Class 2: Restoring Mother-of-Pearl Buttons for Embellishing Vintage Quilts

If you have and/or are planning to add mother-of-pearl (MOP) buttons to your Quilt(s) or any project there are some things to know about these little treasures.

Back in the day, MOP buttons were removed from garments before they were laundered as the process and the laundry detergent chemicals could and did cause much harm to these buttons made from shells.

If you’ve ever seen MOP buttons that are dull, chipped and peeling you can assume the buttons have been exposed to the laundry process.

There is a way to save these abused buttons, I’ll outline it below:

  1. Sort through your buttons and remove any that are not MOP.
  2. In the laxative section of your Drug Store look for Mineral Oil.
  3. Place your buttons in a container and pour in enough Mineral Oil to cover everything.
  4. Very gently stir the buttons over the next few days.

The Mineral Oil will penetrate the button surfaces and restore the lost luster. The oil will most likely also loosen and dirt etc. from the button surfaces.

  1. Transfer the buttons to a colander and rinse them well using warm-hot tap water.
  2. Place the buttons into a clean container, cover with warm tap water and a teaspoon of Baby Shampoo. Carefully wash the oil from the buttons. Do not leave them in the shampoo water for any length of time!
  3. Again, using the colander and warm tap water, rinse the buttons and spread them out on a terry cloth towel to air dry.

You should see a remarkable difference in the before and after for your mother-of-pearl treasures!

Mother-of-Pearl Buttons From the Banks of the Mississippi

Photographs courtesy of the web sites listed above.

Isn’t it wonderful to think we can save these precious little buttons! Blessings to all and happy quilting,


18 thoughts on “Class 2: Restoring Mother-of-Pearl Buttons for Embellishing Vintage Quilts

  1. For those of you who wonder how to tell if a button is plastic or shell
    1- compare two buttons, one you know to be shell and one is plastic (like the ones still on the card and marked that way.
    2- hold them in your hand and look at the back. The shell often has marks that only shell have. Yes, shell is heavier and more imperfect than plastic. It’s part of what we love about old shell buttons. After awhile you’ll be able to tell the difference all the time!

    Liked by 1 person

    1. MOP buttons have a bit of weight to them, they have imperfections, they have a luster/sheen lacking in plastic buttons, they can become dull from laundry detergents, they are often times a layering of several different colors and usually no two are perfectly identical. I’m sure there are many more ways to tell the MOP from plastics, these were the ones that quickly came to mind.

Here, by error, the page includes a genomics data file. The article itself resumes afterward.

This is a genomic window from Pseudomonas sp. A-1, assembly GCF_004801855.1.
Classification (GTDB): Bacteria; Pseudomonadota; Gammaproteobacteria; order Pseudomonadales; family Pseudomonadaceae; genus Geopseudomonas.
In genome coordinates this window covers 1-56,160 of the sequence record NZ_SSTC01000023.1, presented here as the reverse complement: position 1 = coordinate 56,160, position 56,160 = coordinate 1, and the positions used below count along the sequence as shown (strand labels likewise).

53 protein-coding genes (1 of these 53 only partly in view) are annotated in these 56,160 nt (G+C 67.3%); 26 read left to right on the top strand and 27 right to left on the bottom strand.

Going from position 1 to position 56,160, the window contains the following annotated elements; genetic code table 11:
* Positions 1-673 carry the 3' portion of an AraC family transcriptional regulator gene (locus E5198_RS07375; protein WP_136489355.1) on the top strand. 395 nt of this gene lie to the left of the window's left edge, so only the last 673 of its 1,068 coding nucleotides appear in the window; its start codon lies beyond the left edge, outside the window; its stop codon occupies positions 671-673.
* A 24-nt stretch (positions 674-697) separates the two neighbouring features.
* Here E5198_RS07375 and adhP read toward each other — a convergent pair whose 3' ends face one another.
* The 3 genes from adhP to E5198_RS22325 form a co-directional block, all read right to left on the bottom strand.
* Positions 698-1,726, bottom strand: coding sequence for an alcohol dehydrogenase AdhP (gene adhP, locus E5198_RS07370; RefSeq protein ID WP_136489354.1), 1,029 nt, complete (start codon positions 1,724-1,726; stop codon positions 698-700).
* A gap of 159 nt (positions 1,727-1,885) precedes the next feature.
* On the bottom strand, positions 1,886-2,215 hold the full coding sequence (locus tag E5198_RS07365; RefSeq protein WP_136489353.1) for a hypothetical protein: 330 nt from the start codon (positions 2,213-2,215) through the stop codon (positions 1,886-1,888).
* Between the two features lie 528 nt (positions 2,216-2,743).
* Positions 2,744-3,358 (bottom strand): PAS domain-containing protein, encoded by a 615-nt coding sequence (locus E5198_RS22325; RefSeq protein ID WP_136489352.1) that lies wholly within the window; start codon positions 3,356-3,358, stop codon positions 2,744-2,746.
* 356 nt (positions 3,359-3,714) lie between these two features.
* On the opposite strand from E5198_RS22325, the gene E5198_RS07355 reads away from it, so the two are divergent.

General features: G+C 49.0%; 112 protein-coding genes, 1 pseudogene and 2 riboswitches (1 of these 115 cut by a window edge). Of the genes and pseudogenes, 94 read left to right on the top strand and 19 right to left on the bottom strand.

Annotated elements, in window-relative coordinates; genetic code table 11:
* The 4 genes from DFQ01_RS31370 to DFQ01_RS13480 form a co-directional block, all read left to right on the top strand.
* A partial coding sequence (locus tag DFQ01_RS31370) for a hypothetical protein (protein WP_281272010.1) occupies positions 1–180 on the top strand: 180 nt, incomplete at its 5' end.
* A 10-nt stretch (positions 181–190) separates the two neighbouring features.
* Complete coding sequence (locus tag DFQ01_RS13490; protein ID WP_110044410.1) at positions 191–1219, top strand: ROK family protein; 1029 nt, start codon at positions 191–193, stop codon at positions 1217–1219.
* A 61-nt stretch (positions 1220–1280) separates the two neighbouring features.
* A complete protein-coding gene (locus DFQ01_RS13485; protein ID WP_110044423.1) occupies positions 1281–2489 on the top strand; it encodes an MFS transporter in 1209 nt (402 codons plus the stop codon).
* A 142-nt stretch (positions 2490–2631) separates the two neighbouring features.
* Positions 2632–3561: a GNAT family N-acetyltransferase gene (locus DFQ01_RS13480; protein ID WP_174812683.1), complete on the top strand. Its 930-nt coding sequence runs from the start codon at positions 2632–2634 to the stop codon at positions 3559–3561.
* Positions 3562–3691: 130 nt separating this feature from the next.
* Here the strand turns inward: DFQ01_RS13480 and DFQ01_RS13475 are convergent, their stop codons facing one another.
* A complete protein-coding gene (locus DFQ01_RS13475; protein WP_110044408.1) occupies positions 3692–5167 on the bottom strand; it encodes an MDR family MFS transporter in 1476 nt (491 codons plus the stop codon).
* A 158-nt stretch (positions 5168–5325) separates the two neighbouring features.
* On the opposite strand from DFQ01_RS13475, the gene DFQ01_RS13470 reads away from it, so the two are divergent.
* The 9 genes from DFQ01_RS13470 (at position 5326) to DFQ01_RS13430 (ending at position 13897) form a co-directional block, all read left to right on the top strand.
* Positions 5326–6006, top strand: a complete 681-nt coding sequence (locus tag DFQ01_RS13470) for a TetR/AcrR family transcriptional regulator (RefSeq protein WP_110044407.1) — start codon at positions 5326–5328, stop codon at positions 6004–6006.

2. MOP are colder to the touch than plastic. If in doubt, a surefire way of determining whether a button is MOP or plastic is to tap it on your teeth (gently, obviously!). You’ll soon appreciate the difference between them. Glass and plastic buttons can be confusing, too, and the same applies, as well as glass being heavier than plastic.

      Liked by 1 person

  2. I’m from Iowa and as a child we’d find heaps of shells with little holes in them out along the Mississippi River in Guttenberg, Iowa. They had a button factory there in Guttenberg, too, as the River was a rich source of fresh-water clams. Thank you for the information for restoring old mop buttons. Thank you.

    Liked by 1 person

  3. This is so helpful. I didn’t know you could restore them. I saw some of these shells with the holes on the Mississippi shore around Davenport Iowa. I was told that there were a button factory around there. But I never actually checked that information. Thanks.

    Liked by 2 people

  4. MOP buttons are my favorite. I’ll be happy to try your cleaning technique to brighten up some of the dull ones. Thanks for continuing to blog and share your designs.

    Liked by 1 person

  5. Oh my, now to go MOP treasure hunting. I have a handful of these beautiful buttons but I mostly stay away from them due to how dull and chipped they usually look. Now I know how to give them new life. I can’t wait.

    Liked by 1 person

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